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Rear Platform and Other Informal Remarks in Colorado

September 20, 1948

[1.] DENVER, COLORADO (Inter-American Conference on Conservation of Renewable Resources, State Capitol, 11:17 a.m.)

Mr. Secretary, Mr. Chairman, and members of this historic conference:

It certainly is a very great pleasure to me to have this opportunity to address the first hemispheric conference on conservation. That is a step which will make history. That is a step that I hope will thoroughly cement the friendship between the 21 Western Hemisphere Republics.

As you know, I have been exceedingly interested in the friendship and the good neighbor policy of the United States of America. It was my privilege to officially visit Mexico and Brazil and Canada, and officially to receive the President of Chile, the President of Colombia, and several other Western Hemisphere Presidents, including the President of Mexico. He paid an official return visit to Washington to me for the one I gave him.

If we can just continue that sort of feeling, there isn't any question of doubt in my mind that our natural resources will meet the population's demands, no matter what that may be. There are resources in this Western Hemisphere that have never been touched. If those resources can be properly conserved, if we can go through with a program such as you are working with here, there isn't any question in my mind but what eventually we will have peace in the world and there will be enough of the good things in life for every citizen of the world to enjoy a good living, plenty to eat, and plenty to wear, and a pleasant place to stay and call it his own.

That, my friends, is what we are working for in other nations, that is what we are working for in the Pan American conference, and that is what we are working for right here in this hemispheric conservation conference.

I want to thank you most sincerely for your kindness in asking me to come and meet with you this morning. I wish I could stay longer, and I wish I could hear some of the speeches and the lectures that will be given here. I am vitally interested, but I am here for another purpose, and if you are interested in American politics, I will tell you all about it right here on the lawn.

Thank you.

[2.] DENVER, COLORADO (Address, 12 noon, see Item 199)

[3.] DENVER, COLORADO (Luncheon given by the Colorado Truman-Barkley Club, Shirley-Savoy Hotel, 1:55 p.m.)

Mr. Chairman, Mr. Mayor, Senator Johnson:

I can't tell you how very much my family and I are in your debt for the wonderful welcome you have given us here today. We had not anticipated the turnout that you gave us. I can't tell you how very much I appreciate it. It goes to show that the people can't very well be fooled. They want to know facts, and when the people know the facts, the Government of the United States is in safe hands.

You know, in 1946 the people were tired. They had been through a long war. They had to be regimented, their sons and daughters had been in the fighting forces and they felt that they would like to have some relief.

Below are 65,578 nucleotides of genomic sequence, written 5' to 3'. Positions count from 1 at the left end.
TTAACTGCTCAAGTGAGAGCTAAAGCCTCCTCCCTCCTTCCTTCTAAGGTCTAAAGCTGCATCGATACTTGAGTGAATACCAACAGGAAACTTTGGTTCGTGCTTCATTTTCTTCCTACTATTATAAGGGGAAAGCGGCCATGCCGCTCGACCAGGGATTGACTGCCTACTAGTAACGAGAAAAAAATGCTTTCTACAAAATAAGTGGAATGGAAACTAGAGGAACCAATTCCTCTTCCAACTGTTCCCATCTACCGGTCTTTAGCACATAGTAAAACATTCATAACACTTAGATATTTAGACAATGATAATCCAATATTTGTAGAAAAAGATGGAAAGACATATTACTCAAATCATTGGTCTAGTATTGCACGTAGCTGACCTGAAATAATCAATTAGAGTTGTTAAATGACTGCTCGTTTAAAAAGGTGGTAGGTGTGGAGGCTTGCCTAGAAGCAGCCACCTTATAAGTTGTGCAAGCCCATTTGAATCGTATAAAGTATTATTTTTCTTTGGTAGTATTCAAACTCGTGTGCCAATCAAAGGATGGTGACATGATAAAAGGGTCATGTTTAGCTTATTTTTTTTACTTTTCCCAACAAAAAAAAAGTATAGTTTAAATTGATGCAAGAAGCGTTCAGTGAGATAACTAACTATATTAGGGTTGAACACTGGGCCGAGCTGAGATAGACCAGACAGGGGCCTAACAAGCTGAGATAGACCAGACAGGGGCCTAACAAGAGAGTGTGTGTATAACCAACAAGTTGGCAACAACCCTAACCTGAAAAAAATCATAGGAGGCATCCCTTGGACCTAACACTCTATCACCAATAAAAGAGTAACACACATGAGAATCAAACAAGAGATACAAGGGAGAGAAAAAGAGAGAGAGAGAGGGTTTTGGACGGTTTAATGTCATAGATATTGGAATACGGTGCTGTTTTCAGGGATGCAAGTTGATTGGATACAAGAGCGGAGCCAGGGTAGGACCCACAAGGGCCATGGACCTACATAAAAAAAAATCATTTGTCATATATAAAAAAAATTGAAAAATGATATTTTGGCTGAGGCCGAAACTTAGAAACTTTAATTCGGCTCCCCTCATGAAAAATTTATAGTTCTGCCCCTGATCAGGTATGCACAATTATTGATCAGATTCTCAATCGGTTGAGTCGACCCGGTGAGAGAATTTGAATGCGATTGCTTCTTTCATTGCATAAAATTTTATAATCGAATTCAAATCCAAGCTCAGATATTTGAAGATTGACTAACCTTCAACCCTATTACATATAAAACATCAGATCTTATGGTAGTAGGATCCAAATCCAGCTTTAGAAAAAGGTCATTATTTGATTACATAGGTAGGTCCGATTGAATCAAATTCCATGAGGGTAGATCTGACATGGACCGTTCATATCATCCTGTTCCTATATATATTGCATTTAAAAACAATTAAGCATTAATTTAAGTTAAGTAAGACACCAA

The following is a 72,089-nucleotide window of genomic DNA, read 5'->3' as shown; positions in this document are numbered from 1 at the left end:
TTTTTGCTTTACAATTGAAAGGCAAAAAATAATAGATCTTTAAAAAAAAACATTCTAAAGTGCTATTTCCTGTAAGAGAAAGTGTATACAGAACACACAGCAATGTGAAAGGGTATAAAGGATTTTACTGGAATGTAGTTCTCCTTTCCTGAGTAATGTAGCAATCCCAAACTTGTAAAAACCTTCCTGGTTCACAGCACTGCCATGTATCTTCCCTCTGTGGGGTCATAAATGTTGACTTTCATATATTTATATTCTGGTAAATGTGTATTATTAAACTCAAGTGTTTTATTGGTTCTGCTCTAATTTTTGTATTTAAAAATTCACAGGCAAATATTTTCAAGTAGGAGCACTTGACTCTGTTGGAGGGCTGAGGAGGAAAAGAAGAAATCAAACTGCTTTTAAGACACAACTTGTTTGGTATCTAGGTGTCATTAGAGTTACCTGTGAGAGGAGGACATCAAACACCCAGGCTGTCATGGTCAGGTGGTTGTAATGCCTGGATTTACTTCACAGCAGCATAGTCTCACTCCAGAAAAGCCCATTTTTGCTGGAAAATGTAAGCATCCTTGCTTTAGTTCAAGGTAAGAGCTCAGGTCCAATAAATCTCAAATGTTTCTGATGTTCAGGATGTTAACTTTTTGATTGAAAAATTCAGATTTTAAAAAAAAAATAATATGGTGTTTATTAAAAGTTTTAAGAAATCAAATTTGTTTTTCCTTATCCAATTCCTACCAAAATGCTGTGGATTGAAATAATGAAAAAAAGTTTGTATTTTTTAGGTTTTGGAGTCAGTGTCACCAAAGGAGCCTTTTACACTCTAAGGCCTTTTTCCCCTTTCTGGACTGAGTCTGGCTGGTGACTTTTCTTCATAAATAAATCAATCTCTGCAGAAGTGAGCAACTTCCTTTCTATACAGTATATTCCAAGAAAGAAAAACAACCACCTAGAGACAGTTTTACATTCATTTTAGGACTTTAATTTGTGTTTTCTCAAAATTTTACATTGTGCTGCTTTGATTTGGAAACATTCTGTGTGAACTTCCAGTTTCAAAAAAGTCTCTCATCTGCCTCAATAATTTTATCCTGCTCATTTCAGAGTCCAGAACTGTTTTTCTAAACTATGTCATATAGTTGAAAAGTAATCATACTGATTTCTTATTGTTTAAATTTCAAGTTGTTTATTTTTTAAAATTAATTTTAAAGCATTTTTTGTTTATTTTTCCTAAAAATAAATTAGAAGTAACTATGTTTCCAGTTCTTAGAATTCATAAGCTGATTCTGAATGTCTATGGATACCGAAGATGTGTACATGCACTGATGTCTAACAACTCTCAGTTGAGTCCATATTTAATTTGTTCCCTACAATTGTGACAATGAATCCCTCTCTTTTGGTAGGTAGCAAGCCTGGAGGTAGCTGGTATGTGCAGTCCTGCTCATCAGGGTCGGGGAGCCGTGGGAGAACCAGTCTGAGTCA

A great many of them, in fact, two-thirds of them, did not exercise that great privilege for which our forefathers fought from 1776 to 1781, and for which they fought an internecine war from 1862 to 1865 to keep the free ballot. They did not exercise that privilege, and look what they got--just look what they got!

They got a change all right. Remember the signs all over the country "Had Enough?" Well, they apparently thought they had had enough and now they have had too much.

It is your civic duty, no matter how you feel, to go to the polls on election day, after you have been properly registered on the registration date, and vote your sentiments, because you are the Government of the United States, the only Republic in the history of the world where the people are the Government. You elect local officials, nonpartisan mayors and councils, nonpartisan judges; and partisan congressmen and senators, and partisan Presidents and Vice Presidents. In that way, you are the Government.

Now, I want you to tell all your friends and everybody you know, whether a Republican, a Mugwump, or a Democrat, to come out and do his duty civically on the 2d day of November.

Now this is a wonderful club, and they are springing up all over the United States. You know, back in April of this year, they had your President out in the Atlantic Ocean, so far as politics were concerned. And in May we heard people deciding that it would be best for the country if certain other persons, many of whom you have in mind, could be named to head the Democratic ticket. And then, along in July, after the Republicans had had a convention and had written a platform--which, in my opinion, is the most hypocritical document that has been put into writing--people began to understand that for 3 long years the President of the United States had succeeded to an almost impossible situation.

There were 12,800,000 men and women under arms on September 2, 1945. Two wars had suddenly come to an end, one of them 6 months ahead of the estimated time, and the other one a year and six months ahead of the estimated time; and people began to talk it down, they did not understand that the period succeeding a world conflagration like that would, in all probability, be much more difficult to handle than the carrying on of a war when everybody was behind the Government putting everything he had into it to make it work.

And so dissension. We had dissension in the Democratic Party and had dissension in the Republican Party. Look at the votes, and on the Congress of the United States in 1945 after war ceased, and in 1946; and then look at what they did in the elections of 1946. It is hard to understand how we could continue to make the Government run.

But it did run. We had no riots--we had no bloodshed--we had no Ku Klux Klan. But we did make an effort to keep the country running, and we have succeeded in putting 61,000,000 people to work. We have succeeded in creating the greatest national income in the history of the world, and that income has not been just in the hands of a few people. It has been distributed to the farmers, to the man who works with his hands, and to the white-collar man; and since the Republican Both Congress came in, the special interests have been getting a lot of it, too.

Now I want you to weigh all these things in this Truman-Barkley Club, and I want you to go out and tell the citizens exactly what the situation is, and I don't believe there is a man in the country, if he thinks, that would want to turn the clock back. That is what you are being asked to do.